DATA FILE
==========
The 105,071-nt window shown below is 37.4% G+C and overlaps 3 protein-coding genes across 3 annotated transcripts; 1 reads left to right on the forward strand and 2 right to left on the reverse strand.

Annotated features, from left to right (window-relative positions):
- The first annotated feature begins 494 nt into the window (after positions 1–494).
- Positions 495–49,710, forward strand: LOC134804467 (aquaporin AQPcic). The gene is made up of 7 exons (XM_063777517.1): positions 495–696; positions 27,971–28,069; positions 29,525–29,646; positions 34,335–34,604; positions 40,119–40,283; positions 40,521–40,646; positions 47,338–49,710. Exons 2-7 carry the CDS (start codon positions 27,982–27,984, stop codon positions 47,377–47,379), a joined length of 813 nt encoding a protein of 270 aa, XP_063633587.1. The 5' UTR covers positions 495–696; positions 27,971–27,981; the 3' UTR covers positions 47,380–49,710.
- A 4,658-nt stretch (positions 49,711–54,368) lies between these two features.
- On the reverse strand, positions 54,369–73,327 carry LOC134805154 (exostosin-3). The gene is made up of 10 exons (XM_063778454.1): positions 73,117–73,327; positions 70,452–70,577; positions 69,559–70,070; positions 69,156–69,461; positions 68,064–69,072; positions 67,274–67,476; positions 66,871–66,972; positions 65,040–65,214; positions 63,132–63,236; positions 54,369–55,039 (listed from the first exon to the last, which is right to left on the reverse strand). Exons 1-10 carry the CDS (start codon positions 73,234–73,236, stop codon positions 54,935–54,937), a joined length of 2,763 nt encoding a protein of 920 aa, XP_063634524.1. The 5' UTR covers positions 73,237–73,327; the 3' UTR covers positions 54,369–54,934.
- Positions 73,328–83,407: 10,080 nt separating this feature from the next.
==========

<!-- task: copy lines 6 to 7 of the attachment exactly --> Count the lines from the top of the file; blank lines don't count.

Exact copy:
- On the reverse strand, positions 54,369–73,327 carry LOC134805154 (exostosin-3). The gene is made up of 10 exons (XM_063778454.1): positions 73,117–73,327; positions 70,452–70,577; positions 69,559–70,070; positions 69,156–69,461; positions 68,064–69,072; positions 67,274–67,476; positions 66,871–66,972; positions 65,040–65,214; positions 63,132–63,236; positions 54,369–55,039 (listed from the first exon to the last, which is right to left on the reverse strand). Exons 1-10 carry the CDS (start codon positions 73,234–73,236, stop codon positions 54,935–54,937), a joined length of 2,763 nt encoding a protein of 920 aa, XP_063634524.1. The 5' UTR covers positions 73,237–73,327; the 3' UTR covers positions 54,369–54,934.
- Positions 73,328–83,407: 10,080 nt separating this feature from the next.